At the very last minute this morning I joined Rory, Heath Hands’ expert on insects, pollinators and other invertebrates who was leading a group ferreting out early spring pollinators. And here we all are – photographing solitary miner bee nests – those little holes in the ground that we are all staring at!
Female solitary miner bees choose a suitable piece of ground in which to nest and use their bodies to dig out a nesting chamber in the ground. There they lay their eggs, add pollen for food and seal off that section of the nest before moving onto the next chamber. Although they are as solitary as their names suggests, these lady bees often build their nests close together in ‘aggregations’. One would like to think that they did get together occasionally for a gossip. Here are those nests in close up.
Although you may think that bumble bees and honey bees are the great pollinators, it is actually solitary bees who do most of the pollinating work, brushing the pollen onto their legs and transferring the excess to other plants.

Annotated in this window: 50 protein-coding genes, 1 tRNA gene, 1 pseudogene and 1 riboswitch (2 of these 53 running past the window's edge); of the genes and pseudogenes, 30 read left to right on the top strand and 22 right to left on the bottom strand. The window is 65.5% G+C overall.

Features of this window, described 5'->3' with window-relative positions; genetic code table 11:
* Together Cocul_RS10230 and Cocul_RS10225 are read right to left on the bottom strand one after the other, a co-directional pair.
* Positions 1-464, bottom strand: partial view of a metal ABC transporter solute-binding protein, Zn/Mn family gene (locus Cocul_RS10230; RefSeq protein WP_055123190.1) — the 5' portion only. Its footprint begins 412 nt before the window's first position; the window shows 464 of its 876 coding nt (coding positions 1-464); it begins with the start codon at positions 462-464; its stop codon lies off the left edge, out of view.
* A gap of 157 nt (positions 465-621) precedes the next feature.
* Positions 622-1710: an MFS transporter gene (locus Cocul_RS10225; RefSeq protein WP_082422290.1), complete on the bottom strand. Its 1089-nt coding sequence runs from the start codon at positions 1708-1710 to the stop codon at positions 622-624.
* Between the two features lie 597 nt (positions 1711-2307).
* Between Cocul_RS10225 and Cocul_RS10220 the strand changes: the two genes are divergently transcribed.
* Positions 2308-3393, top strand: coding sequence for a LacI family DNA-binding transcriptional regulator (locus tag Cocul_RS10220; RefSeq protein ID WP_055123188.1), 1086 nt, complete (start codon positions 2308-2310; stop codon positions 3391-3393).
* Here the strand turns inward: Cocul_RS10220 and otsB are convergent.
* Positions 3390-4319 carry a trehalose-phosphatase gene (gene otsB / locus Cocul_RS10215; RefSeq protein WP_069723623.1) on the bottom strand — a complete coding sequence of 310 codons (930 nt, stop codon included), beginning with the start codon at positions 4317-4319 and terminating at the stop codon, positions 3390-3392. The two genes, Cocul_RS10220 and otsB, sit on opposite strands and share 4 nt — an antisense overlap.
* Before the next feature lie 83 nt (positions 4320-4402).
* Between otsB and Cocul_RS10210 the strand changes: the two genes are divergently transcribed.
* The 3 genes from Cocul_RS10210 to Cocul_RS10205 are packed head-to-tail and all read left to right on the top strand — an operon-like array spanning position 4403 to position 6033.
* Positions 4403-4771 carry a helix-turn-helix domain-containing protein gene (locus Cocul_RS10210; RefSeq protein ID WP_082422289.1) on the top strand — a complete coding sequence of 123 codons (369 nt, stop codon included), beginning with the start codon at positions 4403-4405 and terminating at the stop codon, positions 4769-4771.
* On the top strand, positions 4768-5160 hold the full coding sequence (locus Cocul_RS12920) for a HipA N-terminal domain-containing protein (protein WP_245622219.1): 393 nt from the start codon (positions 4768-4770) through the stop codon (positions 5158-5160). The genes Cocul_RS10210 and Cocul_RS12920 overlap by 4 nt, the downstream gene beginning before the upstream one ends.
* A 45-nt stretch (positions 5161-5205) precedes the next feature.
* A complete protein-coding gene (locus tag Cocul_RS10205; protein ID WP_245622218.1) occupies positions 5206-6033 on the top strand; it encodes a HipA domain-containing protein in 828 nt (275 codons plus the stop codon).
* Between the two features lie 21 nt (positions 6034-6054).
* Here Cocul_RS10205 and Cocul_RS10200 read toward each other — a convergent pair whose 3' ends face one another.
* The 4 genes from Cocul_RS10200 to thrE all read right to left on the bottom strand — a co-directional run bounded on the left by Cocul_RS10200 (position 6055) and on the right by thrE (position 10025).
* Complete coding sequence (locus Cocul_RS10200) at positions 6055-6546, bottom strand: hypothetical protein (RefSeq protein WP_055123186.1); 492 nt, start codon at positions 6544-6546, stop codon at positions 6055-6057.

But if you are looking for pollinators, you need to look beyond bees. At this time of the year flies and hoverflies are hard at work – yes, even those bulging bluebottles that we all hate so much….This next one is a tiger hoverfly – see his stripes –
Well, at least I hope it is. Trying to take pictures while writing notes on one’s phone and keeping up with fellow explorers required rather more hands than I had available so I am not entirely sure that I have got them all right. However, I know that this was definitely a bumble bee –
If you are interested in finding out more about the flora and fauna who share their heath with us Heath Hands run a whole range of programmes many of which, like our pollinator walk, are free.
Take a look on their website to see what is coming up.